if (ct_1) ! if something found, convert the pointer to an index
        { ct_1 = (ct_1 - ct_0) / WORDSIZE;
            if (true) {ph}; }
        }
    #ifnot;
        @linearsearch cacheval2 WORDSIZE ct_0 WORDSIZE cacheval1 0 $$0100 ct_1;
        if (ct_1 ~= -1)
            {ph}; }
    #endif; !-).

    To if (obj - a word value) is listed (field - a struct) in/from (arr - a 1-based index based rulebook producing structs) begin -- end:
    (- {-require-ctvs}ct_0 = {arr};
        cacheval1 = ct_0-->0;
        cacheval2 = ({field} & 7);
        cacheval3 = ct_0 + ({field} / 8) - 1;
        for (ct_1=1 : ct_1 <= cacheval1 : ct_1 = ct_1 + cacheval2)
    if (cacheval3-->ct_1 == {obj}) { cacheval1 = 0; !-).

    To if (obj - K) is listed in (arr - a 1-based index based rulebook producing a value of kind K) begin -- end:
    (- {-require-ctvs}
        ct_0 = {arr};
        cacheval1 = {arr}-->0;
        cacheval2 = {obj};
    #ifdef TARGET_ZCODE;
        @scan_table cacheval2 ct_0 cacheval1 $82 -> ct_1 ?~ScanTable{-counter:scantable};
    .ScanTable{-advance-counter:scantable};
        if (ct_1) ! if something found, convert the pointer to an index
        { ct_1 = (ct_1 - ct_0) / WORDSIZE;
    #ifnot;
        @linearsearch cacheval2 WORDSIZE ct_0 WORDSIZE cacheval1 0 $$0100 ct_1;
        if (ct_1 ~= -1)
        {
    #endif; !-).

        [ Misc. ]
    To if (obj - K) is listed in (arr - a 1-based index based rulebook producing a value of kind K) between (min - a number) and (max - a number) begin -- end:
    (- {-require-ctvs}
        ct_0 = {arr} + {min};
        cacheval1 = {max} - {min};
        cacheval2 = {obj};
    #ifdef TARGET_ZCODE;
        @scan_table cacheval2 ct_0 cacheval1 $82 -> ct_1 ?~ScanTable{-counter:scantable};
    .ScanTable{-advance-counter:scantable};
        if (ct_1) ! if something found, convert the pointer to an index
        { ct_1 = (ct_1 - ct_0) / WORDSIZE;
    #ifnot;
        @linearsearch cacheval2 WORDSIZE ct_0 WORDSIZE cacheval1 0 $$0100 ct_1;
        if (ct_1 ~= -1)
        {
    #endif; !-).

    To fill (arr - a 1-based index based rulebook producing ZSCII letters) with (char - a ZSCII letter) starting at (min - a number) for (n - a number) elements:
    (- {-require-ctvs} cacheval1 = {arr}+{min}+LETTER_ARRAY_BASE;
        for (ct_1=0 : ct_1<{n} : ++ct_1)
            cacheval1->ct_1 = {char}; -).

    To shift (arr - a 1-based index based rulebook producing ZSCII letters) left by (size - a number) starting at (source - a number):
    (- {-require-ctvs} ct_0 = {arr};
        cacheval1 = {arr} + LETTER_ARRAY_BASE - {size};
        cacheval2 = {arr} + LETTER_ARRAY_BASE;
        for (ct_1={source} : ct_1<INPUT_BUFFER_LEN : ++ct_1)
            cacheval1->ct_1 = cacheval2->ct_1;
        (+ the number of letters in the chosen array +) = (+ the number of letters in the chosen array +) - {size}; -).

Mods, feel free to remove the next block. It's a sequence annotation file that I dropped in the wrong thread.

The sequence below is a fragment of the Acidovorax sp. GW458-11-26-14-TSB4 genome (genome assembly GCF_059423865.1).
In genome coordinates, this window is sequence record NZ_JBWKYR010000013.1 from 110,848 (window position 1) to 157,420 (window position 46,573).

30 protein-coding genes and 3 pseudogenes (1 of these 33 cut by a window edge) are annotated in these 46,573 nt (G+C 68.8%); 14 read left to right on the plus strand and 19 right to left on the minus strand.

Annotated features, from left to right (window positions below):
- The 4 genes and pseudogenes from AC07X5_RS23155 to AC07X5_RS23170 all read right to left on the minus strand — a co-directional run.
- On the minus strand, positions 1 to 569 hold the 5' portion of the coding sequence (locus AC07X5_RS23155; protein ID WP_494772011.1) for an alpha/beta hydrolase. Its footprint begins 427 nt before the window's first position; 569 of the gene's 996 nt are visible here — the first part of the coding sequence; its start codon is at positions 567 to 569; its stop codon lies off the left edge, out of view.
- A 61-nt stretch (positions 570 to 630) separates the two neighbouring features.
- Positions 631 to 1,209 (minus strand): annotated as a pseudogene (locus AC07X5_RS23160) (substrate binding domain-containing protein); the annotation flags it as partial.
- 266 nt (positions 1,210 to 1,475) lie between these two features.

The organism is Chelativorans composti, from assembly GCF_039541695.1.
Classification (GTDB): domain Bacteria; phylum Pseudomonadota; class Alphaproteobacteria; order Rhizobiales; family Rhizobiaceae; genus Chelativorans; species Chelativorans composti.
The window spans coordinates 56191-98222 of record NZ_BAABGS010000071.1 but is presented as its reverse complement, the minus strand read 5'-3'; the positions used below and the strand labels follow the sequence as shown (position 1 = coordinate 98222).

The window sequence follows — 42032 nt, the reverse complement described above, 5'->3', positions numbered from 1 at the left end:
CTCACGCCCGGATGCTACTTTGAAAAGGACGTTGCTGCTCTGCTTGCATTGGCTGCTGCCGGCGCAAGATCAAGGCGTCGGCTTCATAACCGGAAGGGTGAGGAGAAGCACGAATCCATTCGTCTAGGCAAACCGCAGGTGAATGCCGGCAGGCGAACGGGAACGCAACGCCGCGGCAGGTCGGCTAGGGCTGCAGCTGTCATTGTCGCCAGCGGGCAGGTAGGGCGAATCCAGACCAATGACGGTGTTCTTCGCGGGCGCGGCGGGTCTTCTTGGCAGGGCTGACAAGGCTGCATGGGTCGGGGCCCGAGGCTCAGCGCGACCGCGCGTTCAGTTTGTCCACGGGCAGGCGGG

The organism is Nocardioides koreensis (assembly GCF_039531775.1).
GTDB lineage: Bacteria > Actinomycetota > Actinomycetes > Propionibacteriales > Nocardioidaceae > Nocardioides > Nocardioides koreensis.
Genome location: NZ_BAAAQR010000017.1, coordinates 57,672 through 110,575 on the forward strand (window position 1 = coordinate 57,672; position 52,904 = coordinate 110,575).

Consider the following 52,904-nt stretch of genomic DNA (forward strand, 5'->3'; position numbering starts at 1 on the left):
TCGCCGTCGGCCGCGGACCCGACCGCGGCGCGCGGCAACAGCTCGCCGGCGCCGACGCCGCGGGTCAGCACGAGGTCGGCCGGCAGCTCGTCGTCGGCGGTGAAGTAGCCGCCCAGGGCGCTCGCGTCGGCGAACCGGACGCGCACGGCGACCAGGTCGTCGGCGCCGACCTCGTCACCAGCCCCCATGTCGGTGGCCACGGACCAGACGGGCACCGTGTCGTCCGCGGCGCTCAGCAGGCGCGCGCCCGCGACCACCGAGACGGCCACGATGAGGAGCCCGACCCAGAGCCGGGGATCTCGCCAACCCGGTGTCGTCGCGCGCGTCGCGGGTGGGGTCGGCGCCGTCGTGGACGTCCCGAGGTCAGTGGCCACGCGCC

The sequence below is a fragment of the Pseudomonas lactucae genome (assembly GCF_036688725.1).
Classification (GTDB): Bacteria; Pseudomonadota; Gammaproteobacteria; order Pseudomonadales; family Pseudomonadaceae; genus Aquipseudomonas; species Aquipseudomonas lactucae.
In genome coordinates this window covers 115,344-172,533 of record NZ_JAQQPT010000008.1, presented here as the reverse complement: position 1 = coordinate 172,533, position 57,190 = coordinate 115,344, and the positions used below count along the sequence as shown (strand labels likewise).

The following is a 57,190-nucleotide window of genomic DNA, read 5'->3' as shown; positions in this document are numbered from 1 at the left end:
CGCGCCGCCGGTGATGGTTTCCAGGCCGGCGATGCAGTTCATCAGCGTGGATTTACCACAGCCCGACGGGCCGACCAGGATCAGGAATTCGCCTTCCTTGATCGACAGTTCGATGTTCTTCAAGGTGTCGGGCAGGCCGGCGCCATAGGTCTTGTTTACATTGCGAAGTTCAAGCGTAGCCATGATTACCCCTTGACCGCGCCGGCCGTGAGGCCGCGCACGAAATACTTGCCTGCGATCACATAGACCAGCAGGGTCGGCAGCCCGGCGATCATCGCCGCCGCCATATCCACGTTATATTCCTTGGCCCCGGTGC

To shift (arr - a 1-based index based rulebook producing a word value) left between/from (min - a number) and/to (max - a number) using (i - a nonexisting number variable):
    (- for ({i} = {min} : {i} <= {max} : ++{i} ) {arr}-->({i}) = {arr}-->({i} + 1); -).

    To shift (arr - a 0-based index based rulebook producing a word value) left between/from (min - a number) and/to (max - a number) using (i - a nonexisting number variable):
    (- for ({i} = {min} : {i} < {max} : ++{i} ) {arr}-->({i}) = {arr}-->({i} + 1); -).

    To insert (length - a number) elements into (arr - a 1-based index based rulebook producing ZSCII letters) at (position - number):
    (- {-require-ctvs} ct_0 = {arr};
        for (ct_1=INPUT_BUFFER_LEN-1 : ct_1 >= {position}+LETTER_ARRAY_BASE+1 : --ct_1)
            {arr}->ct_1 = {arr}->(ct_1 - ({length}));
        (+ the number of letters in the chosen array +) = (+ the number of letters in the chosen array +) + {length}; -).

    To copy (count - a number) elements FROM (source - a 1-based index based rulebook producing ZSCII letters) at (sourceAt - number) TO (dest - a 1-based index based rulebook producing ZSCII letters) at (destAt - number):
    (- cacheval1 = {dest} + {destAt} + LETTER_ARRAY_BASE;
        cacheval2 = {source} + {sourceAt} + LETTER_ARRAY_BASE;
        #ifdef TARGET_ZCODE;
        @copy_table cacheval2 cacheval1 {count};
        #ifnot;
        @mcopy {count} cacheval2 cacheval1;
        #endif; -).

    [ "The previous input buffer", used for OOPS, is only 64 letters long, not INPUT_BUFFER_LEN letters long. ]
    To copy (count - a number) letters from (source - a 1-based index based rulebook producing ZSCII letters) to (destination - a 1-based index based rulebook producing ZSCII letters):
    (- #ifdef TARGET_ZCODE;
        @copy_table {source} {destination} {count};
        #ifnot;
        @mcopy {count} {source} {destination};
        #endif; -).

    To copy (source - a 1-based index based rulebook producing ZSCII letters) into (destination - a 1-based index based rulebook producing ZSCII letters):
    (- #ifdef TARGET_ZCODE;
        @copy_table {source} {destination} INPUT_BUFFER_LEN;
        #ifnot;
        @mcopy INPUT_BUFFER_LEN {source} {destination};
        #endif; -).

    To decide what 1-based index based rulebook producing ZSCII letters is (arr - a 0-based index based rulebook producing values) as a letter array: (- {arr} -). [ be sure to multiply the #/elements by WORDSIZE ]

    To copy (mwords - a number) chosen objects from (source - a 0-based index based rulebook producing objects) to (destination - a 0-based index based rulebook producing objects) (this is COBJ__Copy):
        let the count of bytes be mwords multiplied by the virtual machine's wordsize;